Making sure that a fair process is followed is as important as making sure that there is a good reason for taking an action. The employer and employee must also both act in good faith throughout the process. Fair process is sometimes referred to as procedural fairness.
What a fair process involves
When taking action against the employee, the employer must follow the requirements of the Employment Relations Act 2000 and natural justice. This means that the employer must:
- fully investigate the concerns, taking into account the resources that they have to do this
- properly raise their concerns with the employee. This involves telling the employee exactly what the problem is, providing all relevant supporting information and telling them that disciplinary action is a possibility
- give the employee a reasonable opportunity to tell their side of the story, and
- genuinely consider the employee’s explanations (if provided).
The employer should also:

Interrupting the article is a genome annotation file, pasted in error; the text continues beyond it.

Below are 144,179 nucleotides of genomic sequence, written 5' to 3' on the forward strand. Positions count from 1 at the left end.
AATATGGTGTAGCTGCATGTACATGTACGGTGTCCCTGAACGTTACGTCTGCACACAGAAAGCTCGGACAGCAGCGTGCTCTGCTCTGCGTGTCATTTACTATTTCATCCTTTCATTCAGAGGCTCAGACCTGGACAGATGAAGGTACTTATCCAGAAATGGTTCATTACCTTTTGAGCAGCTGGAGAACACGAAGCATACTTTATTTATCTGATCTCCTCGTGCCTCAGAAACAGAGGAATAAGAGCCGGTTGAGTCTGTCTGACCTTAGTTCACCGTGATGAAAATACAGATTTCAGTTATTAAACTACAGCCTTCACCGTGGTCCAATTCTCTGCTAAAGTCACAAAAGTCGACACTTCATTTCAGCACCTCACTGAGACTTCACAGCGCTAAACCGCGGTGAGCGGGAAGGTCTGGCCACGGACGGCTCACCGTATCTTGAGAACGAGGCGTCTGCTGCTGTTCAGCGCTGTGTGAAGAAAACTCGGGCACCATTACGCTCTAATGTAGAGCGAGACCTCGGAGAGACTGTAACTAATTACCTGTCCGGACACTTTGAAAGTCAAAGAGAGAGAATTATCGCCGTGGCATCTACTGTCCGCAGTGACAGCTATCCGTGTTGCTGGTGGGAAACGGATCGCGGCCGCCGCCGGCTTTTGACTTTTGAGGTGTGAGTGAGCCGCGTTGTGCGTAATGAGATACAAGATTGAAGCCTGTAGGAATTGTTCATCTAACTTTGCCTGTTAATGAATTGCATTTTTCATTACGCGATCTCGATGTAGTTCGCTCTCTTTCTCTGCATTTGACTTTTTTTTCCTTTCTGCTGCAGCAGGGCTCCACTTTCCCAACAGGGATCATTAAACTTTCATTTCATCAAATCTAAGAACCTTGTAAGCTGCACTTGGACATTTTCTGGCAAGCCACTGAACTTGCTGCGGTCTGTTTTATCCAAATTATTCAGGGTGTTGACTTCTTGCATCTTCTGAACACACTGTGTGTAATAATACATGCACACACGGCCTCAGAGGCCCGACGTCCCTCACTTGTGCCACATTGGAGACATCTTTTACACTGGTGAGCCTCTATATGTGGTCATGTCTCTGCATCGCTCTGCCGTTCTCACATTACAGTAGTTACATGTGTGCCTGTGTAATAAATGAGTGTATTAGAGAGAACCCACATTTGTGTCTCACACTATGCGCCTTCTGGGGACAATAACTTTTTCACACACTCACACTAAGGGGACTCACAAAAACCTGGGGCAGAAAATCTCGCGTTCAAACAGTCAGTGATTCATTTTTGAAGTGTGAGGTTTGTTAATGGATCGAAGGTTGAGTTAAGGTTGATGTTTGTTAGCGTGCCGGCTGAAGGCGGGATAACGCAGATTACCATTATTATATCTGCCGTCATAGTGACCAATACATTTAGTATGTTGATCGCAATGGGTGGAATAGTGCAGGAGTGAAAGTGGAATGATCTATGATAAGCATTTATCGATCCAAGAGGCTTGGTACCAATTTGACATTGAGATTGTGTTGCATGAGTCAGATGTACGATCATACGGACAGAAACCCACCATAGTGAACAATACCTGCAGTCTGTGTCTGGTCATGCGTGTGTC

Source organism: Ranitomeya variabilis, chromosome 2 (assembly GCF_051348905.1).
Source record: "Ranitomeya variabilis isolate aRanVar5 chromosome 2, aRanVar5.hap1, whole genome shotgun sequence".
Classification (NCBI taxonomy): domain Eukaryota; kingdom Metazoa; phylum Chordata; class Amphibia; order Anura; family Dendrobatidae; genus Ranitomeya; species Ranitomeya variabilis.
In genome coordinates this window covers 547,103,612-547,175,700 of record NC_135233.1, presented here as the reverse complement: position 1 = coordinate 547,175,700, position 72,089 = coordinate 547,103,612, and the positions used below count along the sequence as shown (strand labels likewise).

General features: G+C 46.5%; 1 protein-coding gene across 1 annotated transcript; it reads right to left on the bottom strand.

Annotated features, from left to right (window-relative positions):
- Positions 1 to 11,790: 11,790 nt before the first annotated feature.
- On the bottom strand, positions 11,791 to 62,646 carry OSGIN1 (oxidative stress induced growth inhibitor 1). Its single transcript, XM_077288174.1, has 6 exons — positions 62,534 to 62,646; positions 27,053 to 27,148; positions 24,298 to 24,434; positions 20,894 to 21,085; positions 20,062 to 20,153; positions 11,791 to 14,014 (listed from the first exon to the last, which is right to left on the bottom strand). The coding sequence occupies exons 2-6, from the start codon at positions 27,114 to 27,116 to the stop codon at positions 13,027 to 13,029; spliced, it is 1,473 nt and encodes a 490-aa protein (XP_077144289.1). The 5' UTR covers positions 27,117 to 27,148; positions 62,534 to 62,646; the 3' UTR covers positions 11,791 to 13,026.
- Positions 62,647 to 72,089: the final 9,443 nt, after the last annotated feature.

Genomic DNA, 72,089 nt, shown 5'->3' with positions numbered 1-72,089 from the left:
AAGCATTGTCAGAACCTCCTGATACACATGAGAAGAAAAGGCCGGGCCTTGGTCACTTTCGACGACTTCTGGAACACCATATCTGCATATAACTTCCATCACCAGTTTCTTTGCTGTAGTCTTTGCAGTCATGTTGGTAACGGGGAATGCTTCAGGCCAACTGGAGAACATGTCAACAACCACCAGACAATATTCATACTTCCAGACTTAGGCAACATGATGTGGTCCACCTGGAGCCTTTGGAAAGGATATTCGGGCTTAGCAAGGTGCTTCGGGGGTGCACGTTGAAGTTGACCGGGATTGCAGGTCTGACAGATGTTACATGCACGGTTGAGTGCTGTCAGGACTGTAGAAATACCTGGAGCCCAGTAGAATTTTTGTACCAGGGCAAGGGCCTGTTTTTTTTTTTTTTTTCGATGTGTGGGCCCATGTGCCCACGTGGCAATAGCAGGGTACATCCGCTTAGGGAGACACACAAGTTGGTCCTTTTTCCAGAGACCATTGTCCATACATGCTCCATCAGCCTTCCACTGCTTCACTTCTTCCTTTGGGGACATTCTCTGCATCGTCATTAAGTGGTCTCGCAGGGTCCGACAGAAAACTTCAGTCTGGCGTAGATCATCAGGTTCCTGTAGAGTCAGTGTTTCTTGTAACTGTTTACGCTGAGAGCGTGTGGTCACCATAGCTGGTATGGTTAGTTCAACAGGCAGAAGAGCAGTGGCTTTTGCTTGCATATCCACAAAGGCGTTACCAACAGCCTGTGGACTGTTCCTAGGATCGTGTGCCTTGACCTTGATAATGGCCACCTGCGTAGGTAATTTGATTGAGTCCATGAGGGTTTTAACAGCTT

- make sure the decision maker is as impartial as possible
- tell the employee that they may have a representative or support person present at any disciplinary meetings
- give the employee an opportunity to seek independent advice throughout the process
- give the employee an opportunity to give their explanation or response to the person who will make the final decision
- not make the decision on what action to take until after hearing and considering the employee’s response to the proposed course of action
- treat employees without bias and in a way that takes into account any similar situations that have occurred
- consider all options before making a final decision.
It is important to note that both parties must also comply with the duty of good faith during this process. In particular, the parties must be responsive and communicative.
If the employer has a set procedure for a disciplinary or dismissal process
If an employer has a set procedure to deal with disciplinary issues, warnings or dismissal (this should be included in the employment agreement, workplace policies or in writing elsewhere), then they have a contractual or good faith obligation to follow this.
More information on fair process: